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Publication Detail
Estimating indirect costs in primary Sjögren's syndrome.
  • Publication Type:
    Journal article
  • Publication Sub Type:
    Comparative Study
  • Authors:
    Bowman SJ, St Pierre Y, Sutcliffe N, Isenberg DA, Goldblatt F, Price E, Hamburger J, Richards A, Rauz S, Regan M, Rigby S, Jones A, Mulherin D, Clarke AE
  • Publication date:
    05/2010
  • Pagination:
    1010, 1015
  • Journal:
    J Rheumatol
  • Volume:
    37
  • Issue:
    5
  • Status:
    Published
  • Country:
    Canada
  • Print ISSN:
    0315-162X
  • PII:
    jrheum.090734
  • Language:
    eng
  • Keywords:
    Activities of Daily Living, Adult, Aged, Arthritis, Rheumatoid, Cost of Illness, Efficiency, Female, Health Status, Health Surveys, Humans, Middle Aged, Quality of Life, Regression Analysis, Severity of Illness Index, Sjogren's Syndrome, Statistics, Nonparametric, Surveys and Questionnaires
Abstract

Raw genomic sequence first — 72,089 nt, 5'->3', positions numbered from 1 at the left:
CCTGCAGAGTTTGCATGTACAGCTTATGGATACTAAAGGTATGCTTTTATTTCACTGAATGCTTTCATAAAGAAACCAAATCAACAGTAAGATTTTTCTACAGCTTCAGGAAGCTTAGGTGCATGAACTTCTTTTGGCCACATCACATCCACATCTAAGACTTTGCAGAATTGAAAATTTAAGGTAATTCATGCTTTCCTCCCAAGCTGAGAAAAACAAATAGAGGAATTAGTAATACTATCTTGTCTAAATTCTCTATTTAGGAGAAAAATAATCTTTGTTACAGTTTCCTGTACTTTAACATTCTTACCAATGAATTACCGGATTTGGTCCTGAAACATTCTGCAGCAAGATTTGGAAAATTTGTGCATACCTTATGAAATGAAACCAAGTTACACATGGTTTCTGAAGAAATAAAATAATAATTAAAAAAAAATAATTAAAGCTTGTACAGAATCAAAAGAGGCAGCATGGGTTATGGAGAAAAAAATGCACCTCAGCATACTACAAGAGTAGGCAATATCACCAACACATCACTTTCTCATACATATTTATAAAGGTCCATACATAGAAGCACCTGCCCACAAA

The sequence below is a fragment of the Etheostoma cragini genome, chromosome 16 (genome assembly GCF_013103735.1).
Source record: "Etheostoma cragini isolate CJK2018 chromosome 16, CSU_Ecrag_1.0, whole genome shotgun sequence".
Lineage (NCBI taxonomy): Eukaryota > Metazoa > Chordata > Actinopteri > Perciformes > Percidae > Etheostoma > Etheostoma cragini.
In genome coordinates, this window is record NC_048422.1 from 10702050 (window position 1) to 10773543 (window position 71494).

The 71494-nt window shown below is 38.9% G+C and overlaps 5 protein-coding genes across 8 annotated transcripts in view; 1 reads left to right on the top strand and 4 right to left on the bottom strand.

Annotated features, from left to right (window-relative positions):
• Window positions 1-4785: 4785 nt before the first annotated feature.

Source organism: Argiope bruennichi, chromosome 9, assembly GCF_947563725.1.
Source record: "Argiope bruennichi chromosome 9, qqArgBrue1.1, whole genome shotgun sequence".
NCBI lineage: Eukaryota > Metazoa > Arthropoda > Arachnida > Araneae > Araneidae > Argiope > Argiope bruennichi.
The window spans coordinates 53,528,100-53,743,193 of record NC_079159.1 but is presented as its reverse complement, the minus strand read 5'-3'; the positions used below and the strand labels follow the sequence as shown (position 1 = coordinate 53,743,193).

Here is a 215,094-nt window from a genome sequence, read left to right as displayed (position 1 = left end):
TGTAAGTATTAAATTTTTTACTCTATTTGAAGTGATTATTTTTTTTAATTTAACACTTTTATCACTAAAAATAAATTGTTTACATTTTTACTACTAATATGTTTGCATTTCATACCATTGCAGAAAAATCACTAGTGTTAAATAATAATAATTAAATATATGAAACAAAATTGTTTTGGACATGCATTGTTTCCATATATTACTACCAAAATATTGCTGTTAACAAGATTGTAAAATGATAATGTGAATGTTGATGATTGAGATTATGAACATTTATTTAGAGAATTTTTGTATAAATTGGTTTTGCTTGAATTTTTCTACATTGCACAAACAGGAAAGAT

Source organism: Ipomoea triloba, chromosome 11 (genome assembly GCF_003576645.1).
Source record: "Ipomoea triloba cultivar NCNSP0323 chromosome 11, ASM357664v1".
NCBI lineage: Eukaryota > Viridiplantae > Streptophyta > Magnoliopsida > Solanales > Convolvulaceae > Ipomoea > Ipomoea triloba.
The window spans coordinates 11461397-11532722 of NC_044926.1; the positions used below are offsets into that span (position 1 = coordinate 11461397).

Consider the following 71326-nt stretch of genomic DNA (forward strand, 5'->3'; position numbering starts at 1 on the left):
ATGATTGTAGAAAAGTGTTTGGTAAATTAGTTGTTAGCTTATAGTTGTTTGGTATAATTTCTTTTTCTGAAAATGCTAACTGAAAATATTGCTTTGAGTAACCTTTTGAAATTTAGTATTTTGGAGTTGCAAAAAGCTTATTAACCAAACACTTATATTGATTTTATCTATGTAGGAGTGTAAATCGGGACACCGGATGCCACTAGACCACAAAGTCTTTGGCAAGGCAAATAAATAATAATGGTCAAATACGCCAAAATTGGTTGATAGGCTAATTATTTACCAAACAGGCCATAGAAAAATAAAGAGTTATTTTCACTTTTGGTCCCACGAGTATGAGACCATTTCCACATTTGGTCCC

OBJECTIVE: To estimate the indirect costs associated with primary Sjögren's syndrome (pSS) compared with rheumatoid arthritis (RA) and community controls. METHODS: Data were obtained from 84 women patients with pSS as part of a study to develop a systemic activity measure, from 87 consecutive women patients with RA attending a hospital clinic, and from 96 women community controls on a general practice list. A modified economic component of the Stanford Health Assessment Questionnaire was used to assess lost productivity. RESULTS: Using a conservative model, the estimated total annual indirect costs (95% CI) were 7677 pound sterling (5560 pound sterling, 9794 pound sterling) for pSS, 10,444 pound sterling (8206 pound sterling, 12,681 pound sterling) for RA, and 892 pound sterling (307 pound sterling, 1478 pound sterling) for controls. Using a model that maximizes the estimates, the equivalent figures were 13,502 pound sterling (9542 pound sterling, 17,463 pound sterling), 17,070 pound sterling (13,112 pound sterling, 21,028 pound sterling), and 3382 pound sterling (2187 pound sterling, 4578 pound sterling), respectively. These were all significantly greater at p < 0.001 for patient groups than for the control group. CONCLUSION: pSS is associated with significantly increased indirect costs equivalent to 69%-83% of that for patients with RA. This needs to be taken into account when evaluating the overall economic consequences of pSS.
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